Love for life

Six years we've already been in this. Six years of living with cancer in your family. My husband has cancer. He has "survived" the magical five years. We have had many conversations together, especially in the last two years. And with our children. And those weren't really about 'fighting' or 'battling' or 'resisting' at all. They were much more about the value of life itself. That you can't really do anything but let what's in store for you come to you. And that only then can you really see what life means and how you can fill it in. From a deep well of experience and perception. And that life is actually not much different than breathing in and out. Something we do unconsciously. Just like blinking your eyes. Or the beating of your heart. We don't do anything about that, that's something our body does itself. Imagine if you had to think about your heartbeat. And then one day you would forget. Then life would really stop.


If you get sickness in your life then you really see what life is. A person who is sick and who is conscious can actually observe the evolution and mutation of man from within himself. Illness causes you to very consciously turn inward. Not from consciousness, but from awareness. You actually start to experience how your body works if you dare to listen to the signals it gives. But before you get there, before you have transformed that awareness into consciousness, you go through a process with different stages.


It starts with the shock. The diagnosis itself. Listening to the message that you have cancer and then the transformation of that in your mind. The mind immediately takes charge. Thoughts, conditioning from the past, experiences of others who have had the diagnosis, the first thing that comes into your mind is death. Fear of death. Fear of everything you have to lose. Fear of the future. Fear of the process you have to go through. I am going to die. That's what your mind is saying to you. "You are going to die."


And your body is not there at all yet. It is still fully alive. But the mind is busy distracting from that life and is preoccupied with death. And looking for reasons. "Why does this have to happen to me. I've lived a healthy life, haven't I? I've never had anything, never seen the inside of a hospital, and now this? What did I do to deserve this?". And meanwhile, the body just goes on. With living. With breathing. With the heartbeat. Only the mind makes a story of its own. A story based mostly on other people's experiences. And on reasons that should be there. And on the in your mind factual situation that getting cancer means death. Period.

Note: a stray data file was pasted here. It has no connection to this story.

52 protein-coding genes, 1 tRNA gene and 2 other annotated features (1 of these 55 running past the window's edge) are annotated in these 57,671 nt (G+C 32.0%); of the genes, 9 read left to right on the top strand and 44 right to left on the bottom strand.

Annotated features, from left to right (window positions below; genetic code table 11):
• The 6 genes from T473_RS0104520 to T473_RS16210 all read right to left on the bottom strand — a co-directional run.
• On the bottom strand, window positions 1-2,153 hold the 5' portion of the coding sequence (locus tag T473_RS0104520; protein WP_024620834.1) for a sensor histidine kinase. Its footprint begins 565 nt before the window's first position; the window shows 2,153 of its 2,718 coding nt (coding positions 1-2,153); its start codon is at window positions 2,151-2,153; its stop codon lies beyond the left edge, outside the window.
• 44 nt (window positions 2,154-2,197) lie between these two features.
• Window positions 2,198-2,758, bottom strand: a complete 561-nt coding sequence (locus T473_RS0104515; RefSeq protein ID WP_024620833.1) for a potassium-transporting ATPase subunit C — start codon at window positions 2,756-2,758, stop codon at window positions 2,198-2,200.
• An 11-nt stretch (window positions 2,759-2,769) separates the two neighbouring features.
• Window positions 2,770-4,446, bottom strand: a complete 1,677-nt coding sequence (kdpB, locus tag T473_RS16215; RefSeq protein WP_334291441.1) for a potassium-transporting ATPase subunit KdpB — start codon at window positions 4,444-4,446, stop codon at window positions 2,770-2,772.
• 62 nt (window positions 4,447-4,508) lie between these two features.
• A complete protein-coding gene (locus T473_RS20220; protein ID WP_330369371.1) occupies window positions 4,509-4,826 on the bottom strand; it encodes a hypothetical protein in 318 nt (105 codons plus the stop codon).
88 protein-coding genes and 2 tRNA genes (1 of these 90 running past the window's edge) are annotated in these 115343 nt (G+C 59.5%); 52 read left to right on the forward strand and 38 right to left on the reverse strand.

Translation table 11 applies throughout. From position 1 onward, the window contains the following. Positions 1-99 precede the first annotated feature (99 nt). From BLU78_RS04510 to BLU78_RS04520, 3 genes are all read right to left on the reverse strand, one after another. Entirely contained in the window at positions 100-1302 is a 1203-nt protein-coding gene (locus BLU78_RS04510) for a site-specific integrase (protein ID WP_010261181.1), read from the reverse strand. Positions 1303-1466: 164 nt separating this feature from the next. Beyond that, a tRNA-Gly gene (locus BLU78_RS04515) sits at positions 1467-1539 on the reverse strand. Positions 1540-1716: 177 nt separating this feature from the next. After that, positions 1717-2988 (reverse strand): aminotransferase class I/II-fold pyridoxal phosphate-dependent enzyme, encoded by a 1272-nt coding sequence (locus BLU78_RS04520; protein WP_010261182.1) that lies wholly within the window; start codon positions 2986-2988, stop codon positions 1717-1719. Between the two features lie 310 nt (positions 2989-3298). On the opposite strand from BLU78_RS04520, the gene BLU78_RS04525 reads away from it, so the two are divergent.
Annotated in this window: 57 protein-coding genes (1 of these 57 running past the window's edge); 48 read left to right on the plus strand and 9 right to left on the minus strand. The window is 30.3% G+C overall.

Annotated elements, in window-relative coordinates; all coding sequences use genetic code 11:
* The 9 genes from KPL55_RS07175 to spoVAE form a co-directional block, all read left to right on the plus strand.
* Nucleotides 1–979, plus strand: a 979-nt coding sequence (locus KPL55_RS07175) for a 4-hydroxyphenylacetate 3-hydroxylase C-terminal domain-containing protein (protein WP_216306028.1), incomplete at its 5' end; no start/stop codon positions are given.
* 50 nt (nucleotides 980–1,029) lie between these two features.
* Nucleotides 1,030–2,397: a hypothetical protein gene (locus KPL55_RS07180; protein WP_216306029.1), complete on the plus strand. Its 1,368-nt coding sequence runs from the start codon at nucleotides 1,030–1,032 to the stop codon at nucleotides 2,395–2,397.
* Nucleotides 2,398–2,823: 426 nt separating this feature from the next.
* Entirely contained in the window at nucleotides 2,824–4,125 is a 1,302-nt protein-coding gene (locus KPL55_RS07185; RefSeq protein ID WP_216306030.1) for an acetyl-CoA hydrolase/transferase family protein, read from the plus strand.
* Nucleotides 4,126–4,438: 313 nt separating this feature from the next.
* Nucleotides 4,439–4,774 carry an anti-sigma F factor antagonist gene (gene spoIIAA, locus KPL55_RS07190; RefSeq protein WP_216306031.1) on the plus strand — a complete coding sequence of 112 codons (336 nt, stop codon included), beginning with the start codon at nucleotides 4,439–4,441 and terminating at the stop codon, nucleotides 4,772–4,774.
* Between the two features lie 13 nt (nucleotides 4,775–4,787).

The mind, by the way, is also spoiled in this by the outside world. Because everyone agrees with the mind. The medical circus which is started up to see if the disease can be fought, what can be done about it. And everything is based on general experience. Not for one moment the person itself is considered. How that person is composed. And that's crazy. We all have our own DNA profile, our own fingerprints, a unique iris, and yet we treat illness as something that requires a general solution. So the mind is literally handed the conditioning space it grabs on a silver platter.


People in society do the same thing. Everyone looks at others from the general, homogeneous glasses. Whereas we are unique beings. And in our hearts we know that. But still.


Life is life. That's all it is. Breathing and being in the moment itself. There is no future. There is no past. Yes, there are memories. But memories are colored. They are subjective. And they are not complete. No one can remember every second of his or her life. Nor do they have to at all. We are not here to remember, but to be present in the moment. To live in the moment, in the NOW. In fact, the body cannot do anything else but that. Our mind can walk around in the past and in the future. But our body can only be in the moment. In one place. Where no one else can be.


And when you look at it that way. From conscious BEING rather than conscious BECOMING, then death is also only present in the NOW. You are only dead when you are dead. Not before, not after. And why are we so afraid of it anyway?


My husband is no longer afraid of death. He wants to live, but he also knows that when the time comes for him to go that that is how it is. He has become resigned to life. And when you become resigned to life, you take life to the fullest. And that doesn't mean there is no pain. If you are resigned to life, then you don't fight the pain, you let the pain be. To live is to be in the moment. And each moment has its own fingerprint. Resignation in life gives sight to love and to surrender. It ensures that you no longer flee, it ensures that you live each moment. In the form that is just there then. My husband describes it in a very inspiring way. Without wanting to be complete in this, he says, "I see myself and I see all the people around me. Like ants busy with anything and everything, except actually living. And I sit on my own mountain, I observe and I feel happy. Because life can only be NOW. There is no running, there is no fear, there is no fighting when you are present and living in the moment. There is really only love".


Love for life.